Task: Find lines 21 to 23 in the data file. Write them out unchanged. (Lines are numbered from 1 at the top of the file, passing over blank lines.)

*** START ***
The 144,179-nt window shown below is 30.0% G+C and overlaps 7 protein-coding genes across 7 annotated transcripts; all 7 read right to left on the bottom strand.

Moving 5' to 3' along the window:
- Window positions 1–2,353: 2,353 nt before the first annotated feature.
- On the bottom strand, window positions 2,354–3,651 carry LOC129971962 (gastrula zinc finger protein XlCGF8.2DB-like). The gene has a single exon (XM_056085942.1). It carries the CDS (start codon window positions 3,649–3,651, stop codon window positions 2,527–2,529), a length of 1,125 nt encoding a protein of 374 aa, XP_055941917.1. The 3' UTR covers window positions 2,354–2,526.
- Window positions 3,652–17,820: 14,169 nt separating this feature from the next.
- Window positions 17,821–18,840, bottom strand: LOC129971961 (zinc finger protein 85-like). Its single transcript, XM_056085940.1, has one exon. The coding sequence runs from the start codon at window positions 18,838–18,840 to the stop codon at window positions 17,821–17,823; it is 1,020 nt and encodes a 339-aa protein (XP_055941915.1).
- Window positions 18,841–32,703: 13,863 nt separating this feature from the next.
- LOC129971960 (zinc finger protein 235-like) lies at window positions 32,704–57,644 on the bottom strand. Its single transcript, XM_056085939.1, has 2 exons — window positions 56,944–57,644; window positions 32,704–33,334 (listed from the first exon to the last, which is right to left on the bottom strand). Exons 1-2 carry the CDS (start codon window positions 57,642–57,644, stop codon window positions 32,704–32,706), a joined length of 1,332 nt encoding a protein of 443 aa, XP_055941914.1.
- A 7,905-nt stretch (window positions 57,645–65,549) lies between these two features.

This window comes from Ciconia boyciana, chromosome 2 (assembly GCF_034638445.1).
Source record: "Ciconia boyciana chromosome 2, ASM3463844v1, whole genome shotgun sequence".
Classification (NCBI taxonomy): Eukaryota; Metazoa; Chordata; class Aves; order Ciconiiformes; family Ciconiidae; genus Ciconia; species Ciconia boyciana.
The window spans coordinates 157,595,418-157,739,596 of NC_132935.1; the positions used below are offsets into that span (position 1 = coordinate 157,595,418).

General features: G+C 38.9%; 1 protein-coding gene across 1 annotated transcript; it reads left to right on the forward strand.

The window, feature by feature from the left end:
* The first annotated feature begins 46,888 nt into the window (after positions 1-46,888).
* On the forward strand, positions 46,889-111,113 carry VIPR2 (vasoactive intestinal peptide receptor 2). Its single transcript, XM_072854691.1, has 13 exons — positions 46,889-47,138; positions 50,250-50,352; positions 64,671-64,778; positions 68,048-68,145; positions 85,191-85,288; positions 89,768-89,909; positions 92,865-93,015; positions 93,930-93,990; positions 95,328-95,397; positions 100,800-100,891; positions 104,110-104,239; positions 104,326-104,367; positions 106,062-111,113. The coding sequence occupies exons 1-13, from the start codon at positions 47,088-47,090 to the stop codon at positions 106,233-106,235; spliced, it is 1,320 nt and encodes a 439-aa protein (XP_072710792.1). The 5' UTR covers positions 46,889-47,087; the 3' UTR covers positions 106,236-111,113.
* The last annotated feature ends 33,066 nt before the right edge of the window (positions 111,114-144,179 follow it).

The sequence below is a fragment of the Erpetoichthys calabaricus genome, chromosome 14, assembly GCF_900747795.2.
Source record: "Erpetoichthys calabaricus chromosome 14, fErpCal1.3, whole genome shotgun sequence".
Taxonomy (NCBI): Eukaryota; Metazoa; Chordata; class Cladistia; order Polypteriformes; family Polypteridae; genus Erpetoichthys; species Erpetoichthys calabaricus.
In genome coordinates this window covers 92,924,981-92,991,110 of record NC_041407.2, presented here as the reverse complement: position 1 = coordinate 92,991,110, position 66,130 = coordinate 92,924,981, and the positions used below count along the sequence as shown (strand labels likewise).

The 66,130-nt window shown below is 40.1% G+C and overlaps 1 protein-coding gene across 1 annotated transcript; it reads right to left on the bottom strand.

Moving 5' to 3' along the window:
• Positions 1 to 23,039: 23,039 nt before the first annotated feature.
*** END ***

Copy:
Taxonomy (NCBI): Eukaryota; Metazoa; Chordata; class Cladistia; order Polypteriformes; family Polypteridae; genus Erpetoichthys; species Erpetoichthys calabaricus.
In genome coordinates this window covers 92,924,981-92,991,110 of record NC_041407.2, presented here as the reverse complement: position 1 = coordinate 92,991,110, position 66,130 = coordinate 92,924,981, and the positions used below count along the sequence as shown (strand labels likewise).

The 66,130-nt window shown below is 40.1% G+C and overlaps 1 protein-coding gene across 1 annotated transcript; it reads right to left on the bottom strand.